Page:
RoboCop is a very violent movie, which may be hard to take for many. It does, however, fit in well with the theme that is presented here. Not just surrounding a supercop, but the overall satire of Corporate Greed, Drugs, Police and Excess that all end up being inexorably linked together. The fact that there is so much humanity left in this movie is what makes it more than just a rip-roaring action flick. Weller's performance delves occasionally into the overly expressive, but only at rare (and sensible) times. In most cases, he handles the human cop well, he handles the cold, steel android well and he handles the divided mixture of the two beautifully. There are a couple of scenes in the second half worth every ounce of attention. RoboCop's battle with his ferocious adversary leaves his armor scarred and his faceplate cracked. The one tired and scared eye peering from the visor speaks volumes. Further, as RoboCop looks upon Murphy's face under that visor, the pathos is tangible, especially as he tries to recall Murphy's wife and son.

All this is aided by the rousing score by Basil Poledouris, who matches the extremes of RoboCop note-for-note in rousing militaristic themes. He also handles the emotional side of the film, granting us a solid and balanced score from the first moment to the final battle.

And what a Finale it is. Make no mistake, this is definitely one for Action Fans. The fact that there is still enough intelligence and depth here was, and is, the real surprise. It's almost impossible not to root for this Superhero in Shining Armor, regardless of what phase he's in. He's funny, yes, he's robotic and cold, of course, but he's also surprisingly well rounded, and comes off much more (after the paced introduction) as "Alex Murphy" than an Omni Consumer Product.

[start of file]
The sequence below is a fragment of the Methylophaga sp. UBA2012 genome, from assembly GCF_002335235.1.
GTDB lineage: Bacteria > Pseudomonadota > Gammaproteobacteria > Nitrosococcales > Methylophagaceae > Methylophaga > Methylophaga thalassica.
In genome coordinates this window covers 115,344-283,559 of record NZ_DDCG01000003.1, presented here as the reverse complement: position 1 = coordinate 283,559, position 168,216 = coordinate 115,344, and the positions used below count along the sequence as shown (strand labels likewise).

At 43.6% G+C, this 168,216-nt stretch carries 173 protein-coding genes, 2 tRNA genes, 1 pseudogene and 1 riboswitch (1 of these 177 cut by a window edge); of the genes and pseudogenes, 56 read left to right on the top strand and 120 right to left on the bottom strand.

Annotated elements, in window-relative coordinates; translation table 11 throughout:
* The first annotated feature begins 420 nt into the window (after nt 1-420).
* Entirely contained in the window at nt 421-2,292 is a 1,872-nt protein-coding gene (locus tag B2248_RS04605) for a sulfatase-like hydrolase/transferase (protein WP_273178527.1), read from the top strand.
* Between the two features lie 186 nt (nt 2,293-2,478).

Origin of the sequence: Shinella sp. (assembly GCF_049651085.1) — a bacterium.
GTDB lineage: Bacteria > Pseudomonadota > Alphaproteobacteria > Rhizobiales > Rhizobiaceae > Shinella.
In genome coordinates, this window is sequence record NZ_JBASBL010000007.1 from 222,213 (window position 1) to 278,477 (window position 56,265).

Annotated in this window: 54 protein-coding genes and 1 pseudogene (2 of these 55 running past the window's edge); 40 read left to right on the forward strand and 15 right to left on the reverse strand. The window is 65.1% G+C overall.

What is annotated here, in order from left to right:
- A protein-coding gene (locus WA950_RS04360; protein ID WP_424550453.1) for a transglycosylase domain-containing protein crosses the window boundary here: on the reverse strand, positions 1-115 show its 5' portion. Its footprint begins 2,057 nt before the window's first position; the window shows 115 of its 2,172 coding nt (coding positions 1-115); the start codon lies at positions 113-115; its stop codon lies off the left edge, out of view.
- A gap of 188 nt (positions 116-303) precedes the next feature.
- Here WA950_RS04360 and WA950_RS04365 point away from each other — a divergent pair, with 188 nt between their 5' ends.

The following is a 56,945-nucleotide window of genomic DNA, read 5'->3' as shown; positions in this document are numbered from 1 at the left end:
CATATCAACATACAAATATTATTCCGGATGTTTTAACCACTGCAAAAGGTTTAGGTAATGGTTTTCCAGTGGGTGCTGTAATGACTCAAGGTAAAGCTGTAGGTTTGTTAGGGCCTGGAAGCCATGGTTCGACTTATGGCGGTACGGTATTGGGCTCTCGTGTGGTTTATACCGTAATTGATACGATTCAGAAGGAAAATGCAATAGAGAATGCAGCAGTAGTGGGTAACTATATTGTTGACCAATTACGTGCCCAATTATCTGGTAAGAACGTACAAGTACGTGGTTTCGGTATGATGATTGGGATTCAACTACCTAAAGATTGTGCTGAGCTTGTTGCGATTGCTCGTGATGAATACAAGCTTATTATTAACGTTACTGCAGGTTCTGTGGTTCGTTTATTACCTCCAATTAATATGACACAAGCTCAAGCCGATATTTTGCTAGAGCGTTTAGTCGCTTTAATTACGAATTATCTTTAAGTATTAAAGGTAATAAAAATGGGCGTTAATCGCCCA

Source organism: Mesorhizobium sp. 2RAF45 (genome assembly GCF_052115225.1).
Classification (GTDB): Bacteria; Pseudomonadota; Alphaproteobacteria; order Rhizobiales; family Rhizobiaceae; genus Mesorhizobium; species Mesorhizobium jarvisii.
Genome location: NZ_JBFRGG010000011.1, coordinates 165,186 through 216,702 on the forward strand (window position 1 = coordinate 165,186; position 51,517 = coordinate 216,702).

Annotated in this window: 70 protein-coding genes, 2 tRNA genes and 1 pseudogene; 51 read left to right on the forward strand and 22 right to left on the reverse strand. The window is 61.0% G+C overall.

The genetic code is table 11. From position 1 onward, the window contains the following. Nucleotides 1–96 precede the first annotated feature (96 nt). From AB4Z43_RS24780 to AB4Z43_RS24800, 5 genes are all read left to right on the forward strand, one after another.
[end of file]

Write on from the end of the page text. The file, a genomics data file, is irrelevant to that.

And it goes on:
It's one to see if you can handle a film like this. It's not for the squeamish, it's not for those only looking for action or only looking for a sweet, smart story. It's the whole package and is, in many respects, a worthy descendant of Frankenstein. In short... I'll buy that for a dollar! Four Stars out of Five for RoboCop. Surprised? It really is that good! It's over the top, it's got its cheesy moments, but look here... we're talking about a movie called "RoboCop" about a Robo... Cop... the fact that this movie is anything but a one-dimensional stock gag should tell you something right there. Take it for the mixture it is. You have twenty seconds to comply! Thank you for your cooperation, good night and see you in the next reel.

Readers, I really love...
RoboCop... It's the best...
Screw it, just click here for the FUTURE of Reviews and Endorsements!

RoboCop (1987)
Reviewed by J.C. Maçek III
who is solely responsible for the content of this site...
And for the most recent
(as well as the furthest back in memory)
Enforcement Droid 209 Malfunctions.
Sorry, Mr. Kinney!